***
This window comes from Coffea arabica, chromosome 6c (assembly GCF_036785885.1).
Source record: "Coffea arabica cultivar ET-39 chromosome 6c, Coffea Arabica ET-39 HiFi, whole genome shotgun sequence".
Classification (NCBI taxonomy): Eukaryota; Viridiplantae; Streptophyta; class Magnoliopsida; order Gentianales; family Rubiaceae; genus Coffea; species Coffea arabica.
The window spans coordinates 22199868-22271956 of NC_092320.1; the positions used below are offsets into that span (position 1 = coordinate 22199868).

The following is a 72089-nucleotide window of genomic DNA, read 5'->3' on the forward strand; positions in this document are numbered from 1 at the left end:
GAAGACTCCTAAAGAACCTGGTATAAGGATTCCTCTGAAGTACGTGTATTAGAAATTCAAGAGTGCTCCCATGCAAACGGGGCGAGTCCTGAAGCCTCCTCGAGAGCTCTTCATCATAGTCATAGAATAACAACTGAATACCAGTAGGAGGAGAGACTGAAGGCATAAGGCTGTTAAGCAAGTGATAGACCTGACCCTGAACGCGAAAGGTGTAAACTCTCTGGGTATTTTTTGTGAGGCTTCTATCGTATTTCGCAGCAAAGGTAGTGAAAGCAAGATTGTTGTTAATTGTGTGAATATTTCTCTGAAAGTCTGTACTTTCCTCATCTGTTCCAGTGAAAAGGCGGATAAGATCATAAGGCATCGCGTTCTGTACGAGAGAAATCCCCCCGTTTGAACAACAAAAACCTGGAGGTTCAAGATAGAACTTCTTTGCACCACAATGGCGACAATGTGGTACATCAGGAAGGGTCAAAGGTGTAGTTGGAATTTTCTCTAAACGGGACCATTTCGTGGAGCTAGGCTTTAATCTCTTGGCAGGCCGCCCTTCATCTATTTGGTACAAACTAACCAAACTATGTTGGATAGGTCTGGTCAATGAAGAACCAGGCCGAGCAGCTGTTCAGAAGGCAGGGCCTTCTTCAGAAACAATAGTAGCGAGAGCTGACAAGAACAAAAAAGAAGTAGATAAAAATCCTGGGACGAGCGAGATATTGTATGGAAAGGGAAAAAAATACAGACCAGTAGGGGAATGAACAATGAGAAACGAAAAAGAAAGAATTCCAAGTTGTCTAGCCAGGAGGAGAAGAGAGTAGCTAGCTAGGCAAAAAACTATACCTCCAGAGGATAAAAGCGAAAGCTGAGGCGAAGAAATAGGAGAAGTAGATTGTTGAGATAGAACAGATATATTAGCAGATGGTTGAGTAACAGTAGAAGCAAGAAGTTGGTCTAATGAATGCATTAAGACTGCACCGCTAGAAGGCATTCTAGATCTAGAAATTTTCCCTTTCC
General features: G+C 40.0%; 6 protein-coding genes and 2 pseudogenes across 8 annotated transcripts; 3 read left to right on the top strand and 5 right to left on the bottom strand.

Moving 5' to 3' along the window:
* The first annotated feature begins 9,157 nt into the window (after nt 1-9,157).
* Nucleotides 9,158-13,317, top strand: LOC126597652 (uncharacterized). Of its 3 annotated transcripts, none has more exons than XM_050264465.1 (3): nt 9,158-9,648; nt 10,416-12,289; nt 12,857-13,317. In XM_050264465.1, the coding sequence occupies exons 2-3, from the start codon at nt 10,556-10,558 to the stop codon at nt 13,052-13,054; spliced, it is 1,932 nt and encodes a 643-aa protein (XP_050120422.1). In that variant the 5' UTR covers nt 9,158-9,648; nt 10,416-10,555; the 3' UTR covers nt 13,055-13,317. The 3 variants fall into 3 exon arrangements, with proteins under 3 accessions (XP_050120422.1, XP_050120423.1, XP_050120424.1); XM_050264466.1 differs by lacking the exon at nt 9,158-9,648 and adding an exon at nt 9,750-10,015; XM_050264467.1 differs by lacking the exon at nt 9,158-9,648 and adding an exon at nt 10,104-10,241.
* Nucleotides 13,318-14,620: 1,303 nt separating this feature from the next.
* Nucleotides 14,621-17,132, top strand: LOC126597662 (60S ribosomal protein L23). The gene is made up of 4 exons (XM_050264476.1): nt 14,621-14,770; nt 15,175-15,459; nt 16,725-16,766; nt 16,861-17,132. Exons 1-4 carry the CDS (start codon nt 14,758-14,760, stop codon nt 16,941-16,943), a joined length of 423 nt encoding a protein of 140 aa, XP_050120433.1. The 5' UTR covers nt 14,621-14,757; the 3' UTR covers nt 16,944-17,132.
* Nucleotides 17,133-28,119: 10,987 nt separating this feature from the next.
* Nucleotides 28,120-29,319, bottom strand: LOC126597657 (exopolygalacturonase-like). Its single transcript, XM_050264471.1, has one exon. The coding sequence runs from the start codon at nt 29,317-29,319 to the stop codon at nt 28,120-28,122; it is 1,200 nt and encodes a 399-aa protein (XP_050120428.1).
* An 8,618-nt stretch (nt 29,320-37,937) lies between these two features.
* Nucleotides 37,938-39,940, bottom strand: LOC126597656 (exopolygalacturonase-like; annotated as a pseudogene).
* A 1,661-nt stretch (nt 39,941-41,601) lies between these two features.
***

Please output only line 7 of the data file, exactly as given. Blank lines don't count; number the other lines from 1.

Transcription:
General features: G+C 40.0%; 6 protein-coding genes and 2 pseudogenes across 8 annotated transcripts; 3 read left to right on the top strand and 5 right to left on the bottom strand.